This article gives a practical definition of “light ray,” from a technical perspective. 

Scenic forest of fresh green deciduous trees framed by leaves, with the sun casting its warm rays through the foliage with the rays highlighted by red arrows
Rays extend from the sun in straight lines.

In the previous article I defined photons:

Photons are sub-atomic particles that are the fundamental building blocks of light in the same way that electrons are the fundamental building blocks of negative electric charge.

When I proposed that definition, though, I gave the caveat that there is still considerable debate about how to define a photon. That ambiguity arises because light acts in different ways under different conditions. Specifically, light can behave like a particle (photon), a ray, or a wave. The terminology “ray” and “wave” is probably already familiar because “light ray” and “light wave” are common phrases that people use interchangeably. There are significant technical differences, though, between a ray and a wave, so it is important to define them clearly

Sun rays, like in the photograph to the left, are probably the first things that come to mind when you think of a light ray. The rays of light extend outward from the sun in straight lines. That is the first feature of light rays: Light rays travel in straight lines.

The second feature of light is that it is bright. I know that sentence is excruciatingly obvious, but the critical point to grasp is that light is a form of energy moving through space, and the brightness of light corresponds to its energy.

The third feature of light that is also excruciatingly obvious is that light has a color. Human eyes can see a range of colors that run from red through violet. There are colors that humans can’t see, and you have probably heard of two of them: infrared and ultraviolet. Those topics will show up in the upcoming article about light waves.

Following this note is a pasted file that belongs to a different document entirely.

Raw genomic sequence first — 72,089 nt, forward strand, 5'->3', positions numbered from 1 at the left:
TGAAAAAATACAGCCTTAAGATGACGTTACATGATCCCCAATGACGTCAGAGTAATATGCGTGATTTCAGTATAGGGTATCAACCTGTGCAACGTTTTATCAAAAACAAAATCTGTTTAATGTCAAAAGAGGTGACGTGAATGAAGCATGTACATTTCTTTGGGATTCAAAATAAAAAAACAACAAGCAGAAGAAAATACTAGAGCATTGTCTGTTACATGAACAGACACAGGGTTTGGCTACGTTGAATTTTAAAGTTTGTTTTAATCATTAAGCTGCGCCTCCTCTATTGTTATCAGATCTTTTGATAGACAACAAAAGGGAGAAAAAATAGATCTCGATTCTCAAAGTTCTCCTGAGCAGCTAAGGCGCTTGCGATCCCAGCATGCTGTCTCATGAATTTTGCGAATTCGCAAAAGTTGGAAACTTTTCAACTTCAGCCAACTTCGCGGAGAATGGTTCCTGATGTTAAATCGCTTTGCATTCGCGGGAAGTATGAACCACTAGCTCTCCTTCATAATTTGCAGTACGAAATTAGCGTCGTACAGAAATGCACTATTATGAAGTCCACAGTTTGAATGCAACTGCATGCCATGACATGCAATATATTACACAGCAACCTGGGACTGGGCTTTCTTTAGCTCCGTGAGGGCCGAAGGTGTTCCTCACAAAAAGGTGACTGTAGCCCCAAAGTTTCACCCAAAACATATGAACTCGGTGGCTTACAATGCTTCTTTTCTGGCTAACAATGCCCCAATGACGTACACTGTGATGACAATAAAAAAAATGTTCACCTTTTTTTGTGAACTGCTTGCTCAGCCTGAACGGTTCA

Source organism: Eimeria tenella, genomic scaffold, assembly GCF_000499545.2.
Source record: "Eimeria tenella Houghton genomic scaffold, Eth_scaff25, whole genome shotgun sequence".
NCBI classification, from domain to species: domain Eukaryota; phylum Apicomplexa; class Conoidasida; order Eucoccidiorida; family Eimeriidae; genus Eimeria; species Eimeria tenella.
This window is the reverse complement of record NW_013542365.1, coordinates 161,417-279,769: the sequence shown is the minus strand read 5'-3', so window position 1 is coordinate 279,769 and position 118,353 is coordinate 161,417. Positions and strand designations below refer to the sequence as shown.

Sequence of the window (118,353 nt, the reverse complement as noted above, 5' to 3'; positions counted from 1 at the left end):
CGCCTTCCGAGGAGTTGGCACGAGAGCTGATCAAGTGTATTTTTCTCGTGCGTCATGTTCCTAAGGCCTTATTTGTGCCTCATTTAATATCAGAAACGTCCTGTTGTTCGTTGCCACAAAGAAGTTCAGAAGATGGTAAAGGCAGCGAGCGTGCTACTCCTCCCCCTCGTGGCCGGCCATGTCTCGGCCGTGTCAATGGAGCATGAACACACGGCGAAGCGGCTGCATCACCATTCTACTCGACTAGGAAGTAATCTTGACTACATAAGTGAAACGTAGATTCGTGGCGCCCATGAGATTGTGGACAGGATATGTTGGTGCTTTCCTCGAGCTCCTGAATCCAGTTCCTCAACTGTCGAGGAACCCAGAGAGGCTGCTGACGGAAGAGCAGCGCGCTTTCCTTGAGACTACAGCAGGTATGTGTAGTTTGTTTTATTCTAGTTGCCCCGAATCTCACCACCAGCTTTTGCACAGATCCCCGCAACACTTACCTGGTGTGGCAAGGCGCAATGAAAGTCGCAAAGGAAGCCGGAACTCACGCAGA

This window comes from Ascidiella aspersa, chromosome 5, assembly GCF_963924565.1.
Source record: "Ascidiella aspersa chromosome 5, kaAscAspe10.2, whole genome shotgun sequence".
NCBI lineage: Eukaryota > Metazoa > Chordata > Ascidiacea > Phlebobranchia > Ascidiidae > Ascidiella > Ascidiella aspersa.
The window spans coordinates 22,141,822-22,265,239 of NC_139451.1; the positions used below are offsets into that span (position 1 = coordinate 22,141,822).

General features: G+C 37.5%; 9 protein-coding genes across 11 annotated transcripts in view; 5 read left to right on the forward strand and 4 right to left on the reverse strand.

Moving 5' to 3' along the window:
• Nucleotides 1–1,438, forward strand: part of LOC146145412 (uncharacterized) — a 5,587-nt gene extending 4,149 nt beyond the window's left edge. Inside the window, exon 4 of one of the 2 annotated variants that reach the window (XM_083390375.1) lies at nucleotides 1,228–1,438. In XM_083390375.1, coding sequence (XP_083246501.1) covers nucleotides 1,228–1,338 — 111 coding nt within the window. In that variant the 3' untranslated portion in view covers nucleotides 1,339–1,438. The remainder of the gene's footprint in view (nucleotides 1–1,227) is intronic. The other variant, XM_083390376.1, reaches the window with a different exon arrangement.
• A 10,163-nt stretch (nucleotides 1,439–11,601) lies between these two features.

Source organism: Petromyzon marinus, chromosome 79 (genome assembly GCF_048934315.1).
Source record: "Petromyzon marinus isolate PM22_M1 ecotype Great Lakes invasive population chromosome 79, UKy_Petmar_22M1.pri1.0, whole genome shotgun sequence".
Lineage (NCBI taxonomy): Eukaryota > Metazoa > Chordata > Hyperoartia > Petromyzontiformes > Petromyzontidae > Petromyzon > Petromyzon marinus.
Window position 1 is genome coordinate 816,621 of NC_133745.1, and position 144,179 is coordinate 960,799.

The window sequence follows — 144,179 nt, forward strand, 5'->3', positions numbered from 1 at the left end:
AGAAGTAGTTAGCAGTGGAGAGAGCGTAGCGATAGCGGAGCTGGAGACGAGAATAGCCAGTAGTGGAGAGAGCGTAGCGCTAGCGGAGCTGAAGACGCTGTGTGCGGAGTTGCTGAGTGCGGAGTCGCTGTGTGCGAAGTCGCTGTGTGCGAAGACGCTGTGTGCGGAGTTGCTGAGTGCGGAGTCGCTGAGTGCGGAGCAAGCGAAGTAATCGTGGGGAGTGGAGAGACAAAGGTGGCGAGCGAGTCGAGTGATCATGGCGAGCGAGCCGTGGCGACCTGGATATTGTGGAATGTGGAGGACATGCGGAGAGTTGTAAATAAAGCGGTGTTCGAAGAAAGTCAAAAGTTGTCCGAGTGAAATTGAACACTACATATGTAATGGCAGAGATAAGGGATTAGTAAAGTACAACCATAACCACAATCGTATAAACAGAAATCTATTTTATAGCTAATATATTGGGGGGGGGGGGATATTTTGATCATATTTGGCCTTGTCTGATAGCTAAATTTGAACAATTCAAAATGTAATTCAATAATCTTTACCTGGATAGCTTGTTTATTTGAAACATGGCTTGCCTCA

The fourth feature of light is its speed. In empty, airless space, light travels at roughly 300,000,000 meters per second, regardless of color.That particular speed has a name, “c,” (and, yes, that is the same “c” in the equation E=mc2). When light travels through materials, such as glass, it slows down, but more about that in upcoming articles as well.

We can stitch together those four features of light to construct a practical definition of a light ray:

A light ray is a form of energy that has the feature of color and brightness and which travels through space in straight lines at 300,000,000 meters-per-second.

In the next article, I’ll define a light wave and explain the important differences between rays and waves.

Forest photograph copyright: smileus / 123RF Stock Photo

3 thoughts on “Four Obvious But Important Features of Light Rays

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